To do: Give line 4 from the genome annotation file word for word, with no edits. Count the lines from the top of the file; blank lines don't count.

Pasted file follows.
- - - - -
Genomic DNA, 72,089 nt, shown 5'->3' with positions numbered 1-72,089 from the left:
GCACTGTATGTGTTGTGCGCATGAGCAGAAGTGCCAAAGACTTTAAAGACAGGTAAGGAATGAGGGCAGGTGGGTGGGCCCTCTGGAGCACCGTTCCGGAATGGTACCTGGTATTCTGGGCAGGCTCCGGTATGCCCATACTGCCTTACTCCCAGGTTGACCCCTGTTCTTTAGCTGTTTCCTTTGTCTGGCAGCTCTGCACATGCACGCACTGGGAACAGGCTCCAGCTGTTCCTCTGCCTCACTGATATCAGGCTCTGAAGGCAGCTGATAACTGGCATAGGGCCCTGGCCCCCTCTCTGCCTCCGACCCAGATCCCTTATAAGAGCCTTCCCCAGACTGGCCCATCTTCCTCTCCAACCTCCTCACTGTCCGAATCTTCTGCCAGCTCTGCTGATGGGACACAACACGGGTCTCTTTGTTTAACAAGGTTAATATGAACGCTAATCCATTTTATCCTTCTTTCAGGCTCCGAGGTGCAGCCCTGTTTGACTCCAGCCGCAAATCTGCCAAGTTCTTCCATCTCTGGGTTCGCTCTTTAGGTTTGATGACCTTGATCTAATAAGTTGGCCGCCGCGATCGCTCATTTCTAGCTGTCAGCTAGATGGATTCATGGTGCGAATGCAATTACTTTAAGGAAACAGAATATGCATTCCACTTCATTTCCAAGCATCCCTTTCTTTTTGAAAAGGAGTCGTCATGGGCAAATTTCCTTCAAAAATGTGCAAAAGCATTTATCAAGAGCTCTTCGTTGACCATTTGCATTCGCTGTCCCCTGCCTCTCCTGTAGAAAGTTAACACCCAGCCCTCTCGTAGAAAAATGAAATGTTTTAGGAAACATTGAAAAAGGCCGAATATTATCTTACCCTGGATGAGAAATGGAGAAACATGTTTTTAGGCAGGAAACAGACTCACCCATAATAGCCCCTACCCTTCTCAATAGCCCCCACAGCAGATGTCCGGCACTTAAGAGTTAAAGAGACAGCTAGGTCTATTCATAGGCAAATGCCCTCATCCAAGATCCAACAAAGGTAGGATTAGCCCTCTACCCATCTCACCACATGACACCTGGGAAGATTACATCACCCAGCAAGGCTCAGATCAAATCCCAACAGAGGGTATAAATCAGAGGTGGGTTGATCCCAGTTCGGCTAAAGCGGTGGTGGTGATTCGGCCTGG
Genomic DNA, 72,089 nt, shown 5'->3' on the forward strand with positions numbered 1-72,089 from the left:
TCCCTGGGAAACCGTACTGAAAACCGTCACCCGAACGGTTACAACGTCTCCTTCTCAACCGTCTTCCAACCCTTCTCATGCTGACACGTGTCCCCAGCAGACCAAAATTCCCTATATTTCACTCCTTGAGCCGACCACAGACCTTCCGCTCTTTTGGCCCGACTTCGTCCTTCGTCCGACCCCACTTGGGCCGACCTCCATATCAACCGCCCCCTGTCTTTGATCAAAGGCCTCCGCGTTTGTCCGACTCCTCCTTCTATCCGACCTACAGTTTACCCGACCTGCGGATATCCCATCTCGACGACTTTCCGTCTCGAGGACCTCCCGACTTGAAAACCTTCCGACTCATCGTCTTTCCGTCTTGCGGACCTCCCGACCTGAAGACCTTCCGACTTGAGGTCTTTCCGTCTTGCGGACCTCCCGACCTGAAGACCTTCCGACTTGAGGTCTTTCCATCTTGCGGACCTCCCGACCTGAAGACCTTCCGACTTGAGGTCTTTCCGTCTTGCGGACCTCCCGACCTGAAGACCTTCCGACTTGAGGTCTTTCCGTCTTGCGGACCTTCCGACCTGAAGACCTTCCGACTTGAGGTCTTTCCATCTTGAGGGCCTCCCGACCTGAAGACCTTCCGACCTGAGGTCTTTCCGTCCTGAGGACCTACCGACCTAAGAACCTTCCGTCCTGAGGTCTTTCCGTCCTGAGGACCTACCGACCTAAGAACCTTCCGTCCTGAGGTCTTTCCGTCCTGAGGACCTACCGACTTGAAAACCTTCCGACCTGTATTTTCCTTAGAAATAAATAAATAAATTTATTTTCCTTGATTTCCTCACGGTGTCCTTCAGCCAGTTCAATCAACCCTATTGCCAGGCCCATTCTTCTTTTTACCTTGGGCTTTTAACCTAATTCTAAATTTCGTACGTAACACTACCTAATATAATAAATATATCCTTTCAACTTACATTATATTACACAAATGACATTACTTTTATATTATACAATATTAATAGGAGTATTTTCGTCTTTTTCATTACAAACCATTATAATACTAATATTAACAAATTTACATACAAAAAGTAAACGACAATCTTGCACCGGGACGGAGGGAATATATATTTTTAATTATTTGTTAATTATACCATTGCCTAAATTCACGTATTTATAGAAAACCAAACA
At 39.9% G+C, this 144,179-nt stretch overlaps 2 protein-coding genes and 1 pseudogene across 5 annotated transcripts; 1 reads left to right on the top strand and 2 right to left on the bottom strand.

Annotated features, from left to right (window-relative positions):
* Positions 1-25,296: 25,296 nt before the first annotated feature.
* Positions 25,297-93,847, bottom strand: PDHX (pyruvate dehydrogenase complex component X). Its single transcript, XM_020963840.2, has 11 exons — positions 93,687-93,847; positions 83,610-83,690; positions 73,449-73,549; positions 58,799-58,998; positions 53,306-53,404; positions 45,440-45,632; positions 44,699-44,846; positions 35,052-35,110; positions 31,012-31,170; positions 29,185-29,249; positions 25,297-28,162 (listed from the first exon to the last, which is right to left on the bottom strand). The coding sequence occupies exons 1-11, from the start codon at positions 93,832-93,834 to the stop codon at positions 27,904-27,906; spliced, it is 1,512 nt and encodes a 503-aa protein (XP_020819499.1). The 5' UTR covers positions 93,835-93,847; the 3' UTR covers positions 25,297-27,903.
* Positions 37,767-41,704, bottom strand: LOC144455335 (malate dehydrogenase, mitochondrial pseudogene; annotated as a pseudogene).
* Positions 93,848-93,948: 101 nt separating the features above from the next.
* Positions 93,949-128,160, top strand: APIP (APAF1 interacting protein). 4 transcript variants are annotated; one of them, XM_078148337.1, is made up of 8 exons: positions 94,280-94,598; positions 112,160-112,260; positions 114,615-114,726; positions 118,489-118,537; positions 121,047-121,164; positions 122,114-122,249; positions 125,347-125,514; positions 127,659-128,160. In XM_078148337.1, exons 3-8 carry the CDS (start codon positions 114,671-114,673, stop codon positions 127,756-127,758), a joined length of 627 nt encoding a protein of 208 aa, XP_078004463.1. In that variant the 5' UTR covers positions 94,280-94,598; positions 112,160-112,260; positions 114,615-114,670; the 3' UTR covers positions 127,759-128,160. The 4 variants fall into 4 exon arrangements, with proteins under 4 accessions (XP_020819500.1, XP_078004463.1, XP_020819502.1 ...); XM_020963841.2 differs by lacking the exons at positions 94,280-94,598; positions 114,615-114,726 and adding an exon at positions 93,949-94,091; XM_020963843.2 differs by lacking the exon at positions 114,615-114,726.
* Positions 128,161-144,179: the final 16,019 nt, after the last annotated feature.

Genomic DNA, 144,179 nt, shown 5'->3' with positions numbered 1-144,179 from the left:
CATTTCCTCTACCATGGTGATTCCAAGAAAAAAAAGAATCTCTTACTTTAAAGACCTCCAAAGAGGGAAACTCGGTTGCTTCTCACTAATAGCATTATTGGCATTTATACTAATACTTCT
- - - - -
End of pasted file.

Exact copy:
TCCCTGGGAAACCGTACTGAAAACCGTCACCCGAACGGTTACAACGTCTCCTTCTCAACCGTCTTCCAACCCTTCTCATGCTGACACGTGTCCCCAGCAGACCAAAATTCCCTATATTTCACTCCTTGAGCCGACCACAGACCTTCCGCTCTTTTGGCCCGACTTCGTCCTTCGTCCGACCCCACTTGGGCCGACCTCCATATCAACCGCCCCCTGTCTTTGATCAAAGGCCTCCGCGTTTGTCCGACTCCTCCTTCTATCCGACCTACAGTTTACCCGACCTGCGGATATCCCATCTCGACGACTTTCCGTCTCGAGGACCTCCCGACTTGAAAACCTTCCGACTCATCGTCTTTCCGTCTTGCGGACCTCCCGACCTGAAGACCTTCCGACTTGAGGTCTTTCCGTCTTGCGGACCTCCCGACCTGAAGACCTTCCGACTTGAGGTCTTTCCATCTTGCGGACCTCCCGACCTGAAGACCTTCCGACTTGAGGTCTTTCCGTCTTGCGGACCTCCCGACCTGAAGACCTTCCGACTTGAGGTCTTTCCGTCTTGCGGACCTTCCGACCTGAAGACCTTCCGACTTGAGGTCTTTCCATCTTGAGGGCCTCCCGACCTGAAGACCTTCCGACCTGAGGTCTTTCCGTCCTGAGGACCTACCGACCTAAGAACCTTCCGTCCTGAGGTCTTTCCGTCCTGAGGACCTACCGACCTAAGAACCTTCCGTCCTGAGGTCTTTCCGTCCTGAGGACCTACCGACTTGAAAACCTTCCGACCTGTATTTTCCTTAGAAATAAATAAATAAATTTATTTTCCTTGATTTCCTCACGGTGTCCTTCAGCCAGTTCAATCAACCCTATTGCCAGGCCCATTCTTCTTTTTACCTTGGGCTTTTAACCTAATTCTAAATTTCGTACGTAACACTACCTAATATAATAAATATATCCTTTCAACTTACATTATATTACACAAATGACATTACTTTTATATTATACAATATTAATAGGAGTATTTTCGTCTTTTTCATTACAAACCATTATAATACTAATATTAACAAATTTACATACAAAAAGTAAACGACAATCTTGCACCGGGACGGAGGGAATATATATTTTTAATTATTTGTTAATTATACCATTGCCTAAATTCACGTATTTATAGAAAACCAAACA